Nkrumahism, The Can Of Worms I Opened – Ehrlich The Failed Prophet

Tue, 30 Jun 2015 Source: Baidoo, Philip Kobina

It was at the latter part of the 18th century when Reverend Thomas Robert Malthus famously outlined his population theory. Between that time and Paul Ralph Ehrlich lots of doom prophets have come and gone, but none of these people have been taken seriously by the academic fraternity, because they belonged to some deranged fantasy hallucinatory cults who believed God spoke to them. On the other hand, Ehrlich does not fall into that category, for the reason that he is an academic and, of course, a bug scientist. In my first rebuttal, I dangled tantalising bait and Mr Kwarteng snatched it like a feeding shark. Professor Paul Ehrlich is one of the classic intellectuals that I wouldn’t waste my time to read anymore of his books, because the royalties he had when I bought his book entitled: The Population Bomb, is enough. Naturally, he is a darling of the left environmentalists. The Population Bomb is a perfect specimen of uselessness; it ranks with the likes of Das Kapital. It has been described by one eminent critic as one of the most spectacularly foolish books ever published. This professor who, as usual, has received so many awards made some incredible prophesies, which were proved spectacularly wrong and, yet he holds that the central tenets of his book of doom is still tenable.

Let’s set the stage. In 1798, Robert Malthus developed his Malthusian population theory in ‘An Essay on the Principle of Population’. According to him, population tends to increase at a faster rate than its means of subsistence, and that unless it is checked by moral restraint, or by disease, famine, war, or other disaster widespread poverty and degradation inevitably results. Over more than a century and half Malthus was spectacularly proven wrong. You would think that modern intellectuals will take heed from this. Yet, some academics who for the lure of cheap popularity write blatant nonsense without thinking through what they write before publishing. It is obvious that the money which they abhor, when it is made by a capitalist, plays an important role.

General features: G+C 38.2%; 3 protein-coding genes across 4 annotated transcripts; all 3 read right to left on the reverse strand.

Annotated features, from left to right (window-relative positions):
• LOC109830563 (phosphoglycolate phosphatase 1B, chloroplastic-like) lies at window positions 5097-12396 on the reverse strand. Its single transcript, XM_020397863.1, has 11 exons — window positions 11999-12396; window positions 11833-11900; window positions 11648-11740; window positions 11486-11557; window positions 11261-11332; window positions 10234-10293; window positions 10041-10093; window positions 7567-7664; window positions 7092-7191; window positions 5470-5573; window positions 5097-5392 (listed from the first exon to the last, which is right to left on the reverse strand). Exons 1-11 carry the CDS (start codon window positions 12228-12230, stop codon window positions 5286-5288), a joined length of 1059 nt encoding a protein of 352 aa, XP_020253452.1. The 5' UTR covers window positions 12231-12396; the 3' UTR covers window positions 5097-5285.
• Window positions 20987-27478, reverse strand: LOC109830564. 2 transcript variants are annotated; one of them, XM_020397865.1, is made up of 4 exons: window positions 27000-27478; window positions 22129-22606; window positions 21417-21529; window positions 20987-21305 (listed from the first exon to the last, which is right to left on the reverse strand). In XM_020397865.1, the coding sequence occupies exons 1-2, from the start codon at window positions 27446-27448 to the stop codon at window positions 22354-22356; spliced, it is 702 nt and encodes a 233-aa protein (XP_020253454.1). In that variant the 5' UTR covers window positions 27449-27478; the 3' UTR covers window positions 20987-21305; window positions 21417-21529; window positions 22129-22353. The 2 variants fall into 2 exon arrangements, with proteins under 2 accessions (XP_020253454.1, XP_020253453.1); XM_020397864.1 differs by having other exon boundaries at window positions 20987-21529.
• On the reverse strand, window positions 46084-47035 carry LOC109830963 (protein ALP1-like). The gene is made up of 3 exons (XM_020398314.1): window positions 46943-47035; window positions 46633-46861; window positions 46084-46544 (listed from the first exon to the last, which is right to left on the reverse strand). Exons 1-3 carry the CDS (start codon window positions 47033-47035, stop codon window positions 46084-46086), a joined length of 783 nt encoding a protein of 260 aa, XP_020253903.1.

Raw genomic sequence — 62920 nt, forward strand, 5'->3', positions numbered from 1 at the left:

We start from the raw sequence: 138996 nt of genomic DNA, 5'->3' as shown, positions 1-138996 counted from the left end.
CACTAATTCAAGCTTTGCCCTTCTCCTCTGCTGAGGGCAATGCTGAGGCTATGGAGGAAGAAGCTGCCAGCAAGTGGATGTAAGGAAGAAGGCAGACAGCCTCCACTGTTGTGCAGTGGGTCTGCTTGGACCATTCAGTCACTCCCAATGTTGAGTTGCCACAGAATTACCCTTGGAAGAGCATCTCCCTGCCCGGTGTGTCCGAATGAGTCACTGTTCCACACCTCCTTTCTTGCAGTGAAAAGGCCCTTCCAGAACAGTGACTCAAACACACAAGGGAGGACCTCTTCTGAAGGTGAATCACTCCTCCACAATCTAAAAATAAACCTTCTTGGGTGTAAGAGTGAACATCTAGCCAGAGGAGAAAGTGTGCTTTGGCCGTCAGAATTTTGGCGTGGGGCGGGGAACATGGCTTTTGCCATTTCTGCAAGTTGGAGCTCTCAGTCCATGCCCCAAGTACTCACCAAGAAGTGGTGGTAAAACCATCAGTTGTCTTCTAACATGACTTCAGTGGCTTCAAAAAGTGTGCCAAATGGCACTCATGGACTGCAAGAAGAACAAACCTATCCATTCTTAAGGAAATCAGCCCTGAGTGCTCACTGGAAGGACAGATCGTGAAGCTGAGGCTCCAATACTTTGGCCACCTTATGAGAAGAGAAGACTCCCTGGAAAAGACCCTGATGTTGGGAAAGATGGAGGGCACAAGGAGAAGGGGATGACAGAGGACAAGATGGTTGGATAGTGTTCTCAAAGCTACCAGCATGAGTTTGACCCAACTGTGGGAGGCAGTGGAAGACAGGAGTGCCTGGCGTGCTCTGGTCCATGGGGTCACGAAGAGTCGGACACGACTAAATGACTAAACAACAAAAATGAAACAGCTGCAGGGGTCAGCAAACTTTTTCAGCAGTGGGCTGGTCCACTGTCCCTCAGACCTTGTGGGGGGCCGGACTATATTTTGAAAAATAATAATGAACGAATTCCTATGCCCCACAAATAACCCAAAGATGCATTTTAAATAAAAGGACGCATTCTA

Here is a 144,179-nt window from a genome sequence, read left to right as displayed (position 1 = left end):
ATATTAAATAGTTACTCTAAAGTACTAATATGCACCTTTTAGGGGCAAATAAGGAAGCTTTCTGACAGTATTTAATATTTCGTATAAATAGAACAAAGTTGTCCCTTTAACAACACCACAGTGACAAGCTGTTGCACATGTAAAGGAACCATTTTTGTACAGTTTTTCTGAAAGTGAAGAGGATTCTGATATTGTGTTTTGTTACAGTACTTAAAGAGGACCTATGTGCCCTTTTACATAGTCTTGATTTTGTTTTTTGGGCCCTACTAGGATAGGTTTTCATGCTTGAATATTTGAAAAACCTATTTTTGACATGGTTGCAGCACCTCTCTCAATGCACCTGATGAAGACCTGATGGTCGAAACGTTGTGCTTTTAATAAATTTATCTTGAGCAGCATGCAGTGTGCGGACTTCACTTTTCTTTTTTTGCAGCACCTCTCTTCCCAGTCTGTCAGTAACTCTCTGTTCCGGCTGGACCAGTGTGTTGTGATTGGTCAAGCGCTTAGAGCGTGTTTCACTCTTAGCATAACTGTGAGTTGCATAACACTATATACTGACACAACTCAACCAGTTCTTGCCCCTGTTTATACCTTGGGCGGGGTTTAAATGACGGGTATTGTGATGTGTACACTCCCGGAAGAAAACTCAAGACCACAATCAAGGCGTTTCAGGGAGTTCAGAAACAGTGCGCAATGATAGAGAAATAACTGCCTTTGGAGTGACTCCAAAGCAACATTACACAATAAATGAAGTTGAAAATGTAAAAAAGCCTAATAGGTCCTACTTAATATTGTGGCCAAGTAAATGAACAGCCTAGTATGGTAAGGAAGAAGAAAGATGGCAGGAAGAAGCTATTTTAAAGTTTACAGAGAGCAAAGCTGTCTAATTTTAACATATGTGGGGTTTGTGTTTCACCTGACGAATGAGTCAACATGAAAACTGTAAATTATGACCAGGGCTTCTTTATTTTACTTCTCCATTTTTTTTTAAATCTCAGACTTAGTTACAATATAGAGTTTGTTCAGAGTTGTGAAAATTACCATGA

Robert Malthus can be pardon for his failed prophesies, because he did not have the benefit of the dizzying scientific, agronomical and mechanical advancement that was achieved in the 20th century as a guide to draw on in his predictions. However, Ehrlich had witnessed even the splitting of the atom what couldn’t the human mind achieve? Yet, he opened his book with this dire preamble: The battle to feed all of humanity is over. In the 1970s hundreds of millions of people will starve to death in spite of any crash programs embarked upon now. At this late date nothing can prevent a substantial increase in the world death rate. I read the book in 1995 and it’s been able to gather a bit of dust in my library. At the time, I had not developed the sort of revulsion I have for the left currently, perhaps, I wouldn’t have finished it. In the book he gave some scary figures, which I bet those who read it in 1968 would have experienced real twitching of the stomach muscles. His penchant for weird predictions was not limited to that daft book. He further predicted in an article written in 1970 that there will be four billion deaths from the 80s, as well as 65 million in America. Thank God, nothing of the sort happened, rather the population of the world doubled to 7 billion and counting.

These so called intellectual numbskulls don’t know that the human mind can be endlessly inventive, though I am very suspicious when it comes to its ability to socially engineer our nature. And if an Indian had read it in 1968 he would probably hang himself rather wait for the doomsday. He wrote that, ‘The train of events leading to the dissolution of India as a viable nation is already in motion.’ I believe he wrote that with a straight face suggesting that India should be left to perish rather than waste any available resources on them. Nevertheless, like man has always done since the time of Malthus, a scientist called Norman Ernest Borlaug who specialized in Plant Pathology and Genetics came along with his breakthrough, and Ehrlich’s fire and brimstone prophecy became a damp squib. His huge appetite for Armageddon-like predictions went for the big kill. He wrote during his famous bet with Julian L Simon, ‘By the year 2000 the United Kingdom will be simply a small group of impoverished islands, inhabited by some 70 million hungry people.’ He didn’t stop there, he went further to write that, ‘If I were a gambler, I would take even money that England will not exist in the year 2000’ Don’t be surprised; I am writing this from the British Isle and obesity is now more of a problem than hungry scrawny people.